Brachyelytrum aristosum

(Michx.) R Beauv. ex Branner & Coville
Common names: Northern shorthusk
Synonyms: Brachyelytrum septentrionale unknown Brachyelytrum erectum var. septentrionale unknown Brachyelytrum aristatum unknown
Treatment appears in FNA Volume 24. Treatment on page 60.
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Culms (28)41-78(96) cm long, 0.6-1 mm thick; nodes densely pilose; internodes glabrous or hispid, occasionally retrorsely pubescent near the nodes. Sheaths pubescent; ligules of middle and upper cauline blades 1.8-2.5 mm, acute, erose; blades (6.9)8.6-13 (16.1) cm long, 8-16 mm wide, abaxial surfaces sparsely pilose, adaxial surfaces with some hairs usually restricted to the veins, margins scabrous, with (1)4-10(12) prickles and (1)1-9 macrohairs per mm. Panicles (6.6)9.5-17.5 cm. Spikelets, including the awns, 23-36 mm. Lower glumes 0.1-0.4(0.9) mm, sometimes absent; upper glumes 0.6-1.7(3) mm; calluses hairy, hairs 0.2-0.5 mm; lemmas 8-10(11) mm long, 0.7-1.4 mm wide, veins scabridulous, scabrules 0.08-0.14(0.2) mm, all veins equally prominent; awns (14)17-24(26) mm; paleas 7.7-11.5 mm; anthers 2-3.5 mm. Caryopses 5.5-7.5 mm. 2n = 22.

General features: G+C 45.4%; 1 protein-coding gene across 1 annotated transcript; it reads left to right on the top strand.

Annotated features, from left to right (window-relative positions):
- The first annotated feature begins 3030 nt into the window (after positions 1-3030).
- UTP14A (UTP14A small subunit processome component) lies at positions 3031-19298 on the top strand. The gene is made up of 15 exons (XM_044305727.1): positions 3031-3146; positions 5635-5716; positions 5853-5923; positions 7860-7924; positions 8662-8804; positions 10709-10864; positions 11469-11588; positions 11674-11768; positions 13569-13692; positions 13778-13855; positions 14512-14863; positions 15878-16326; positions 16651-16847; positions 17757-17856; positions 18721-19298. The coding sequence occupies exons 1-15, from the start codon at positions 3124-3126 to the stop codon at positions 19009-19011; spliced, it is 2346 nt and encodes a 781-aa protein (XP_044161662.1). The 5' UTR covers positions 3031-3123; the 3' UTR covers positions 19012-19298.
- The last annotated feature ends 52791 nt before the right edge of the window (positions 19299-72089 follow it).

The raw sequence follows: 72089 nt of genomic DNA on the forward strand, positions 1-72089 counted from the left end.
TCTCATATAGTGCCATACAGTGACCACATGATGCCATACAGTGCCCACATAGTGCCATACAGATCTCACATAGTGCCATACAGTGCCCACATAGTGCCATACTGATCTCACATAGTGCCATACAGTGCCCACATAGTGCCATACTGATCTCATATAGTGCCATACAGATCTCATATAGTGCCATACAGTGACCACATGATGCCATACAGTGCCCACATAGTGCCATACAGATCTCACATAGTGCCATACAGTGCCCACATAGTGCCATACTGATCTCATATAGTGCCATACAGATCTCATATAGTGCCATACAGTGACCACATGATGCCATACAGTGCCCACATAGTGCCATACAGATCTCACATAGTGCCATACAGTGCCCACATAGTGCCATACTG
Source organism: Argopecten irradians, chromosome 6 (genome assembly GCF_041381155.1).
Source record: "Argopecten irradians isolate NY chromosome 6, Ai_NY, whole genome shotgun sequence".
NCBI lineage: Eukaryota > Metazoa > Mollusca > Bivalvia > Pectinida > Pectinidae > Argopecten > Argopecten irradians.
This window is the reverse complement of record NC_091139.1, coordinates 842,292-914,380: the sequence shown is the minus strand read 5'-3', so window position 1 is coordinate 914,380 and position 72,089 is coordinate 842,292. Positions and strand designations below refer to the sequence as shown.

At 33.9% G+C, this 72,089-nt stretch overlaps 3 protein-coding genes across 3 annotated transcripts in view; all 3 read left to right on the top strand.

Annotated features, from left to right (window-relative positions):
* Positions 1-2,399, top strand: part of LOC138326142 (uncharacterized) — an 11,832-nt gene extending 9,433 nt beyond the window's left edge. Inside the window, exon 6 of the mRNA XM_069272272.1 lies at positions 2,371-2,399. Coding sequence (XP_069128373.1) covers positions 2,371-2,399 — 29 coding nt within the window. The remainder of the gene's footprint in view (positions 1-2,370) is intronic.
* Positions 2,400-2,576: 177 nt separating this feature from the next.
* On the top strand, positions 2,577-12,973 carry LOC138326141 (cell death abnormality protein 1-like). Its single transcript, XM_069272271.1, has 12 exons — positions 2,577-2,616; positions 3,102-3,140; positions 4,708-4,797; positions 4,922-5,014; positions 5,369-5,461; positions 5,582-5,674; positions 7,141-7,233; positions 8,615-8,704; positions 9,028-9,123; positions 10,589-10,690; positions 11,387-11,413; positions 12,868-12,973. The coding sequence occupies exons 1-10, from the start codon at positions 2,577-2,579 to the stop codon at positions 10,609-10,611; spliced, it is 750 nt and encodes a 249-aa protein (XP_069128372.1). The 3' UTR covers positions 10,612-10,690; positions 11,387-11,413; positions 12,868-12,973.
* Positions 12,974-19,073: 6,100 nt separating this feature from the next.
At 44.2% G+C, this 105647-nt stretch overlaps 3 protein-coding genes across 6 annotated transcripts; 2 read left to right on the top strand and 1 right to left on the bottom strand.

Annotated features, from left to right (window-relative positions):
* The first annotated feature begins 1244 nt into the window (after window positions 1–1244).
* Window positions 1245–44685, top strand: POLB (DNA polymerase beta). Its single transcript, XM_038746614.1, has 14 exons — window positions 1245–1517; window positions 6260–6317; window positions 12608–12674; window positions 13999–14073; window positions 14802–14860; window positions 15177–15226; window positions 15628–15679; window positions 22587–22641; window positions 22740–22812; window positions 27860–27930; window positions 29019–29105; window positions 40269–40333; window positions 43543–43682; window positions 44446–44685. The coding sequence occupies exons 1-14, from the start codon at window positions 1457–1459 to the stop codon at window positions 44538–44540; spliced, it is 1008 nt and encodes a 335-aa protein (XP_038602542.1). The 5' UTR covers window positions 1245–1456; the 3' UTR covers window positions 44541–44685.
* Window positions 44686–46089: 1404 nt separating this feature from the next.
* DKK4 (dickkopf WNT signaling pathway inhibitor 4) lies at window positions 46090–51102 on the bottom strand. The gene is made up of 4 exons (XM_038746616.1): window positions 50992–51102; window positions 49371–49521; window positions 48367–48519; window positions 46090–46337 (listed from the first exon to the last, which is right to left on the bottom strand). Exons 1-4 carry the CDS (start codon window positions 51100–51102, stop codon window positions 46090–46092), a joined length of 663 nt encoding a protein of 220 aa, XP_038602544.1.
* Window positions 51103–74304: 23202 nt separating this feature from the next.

Distribution

Maine, Va., Mass., N.Y., N.C., N.J., Wis., W.Va., Mich., Minn., N.H., Vt., Tenn., R.I., Pa., Ga., Ind., Iowa, Conn., N.B., Nfld. And Labr. (Labr.), N.S., Ont., P.E.I., Que.

Discussion

Brachyelytrum aristosum, like B. erectum, grows in moist woods and forests, but its primary distribution is more northern, extending from Ontario to Newfoundland, Minnesota, and Pennsylvania, and south through the Appalachian Mountains to the junction of Tennessee, North Carolina, and Georgia.

Some authors (e.g., Koyama and Kawano 1964) have called this taxon Brachyelytrum erectum var. glabratum.

As discussed under B. erectum, that name is a nomenclatural synonym of B. erectum sensu stricto. Nevertheless, most plants identified as B. erectum var. glabratum will be found to be B. aristosum.

References

None.

Lower Taxa

No lower taxa listed.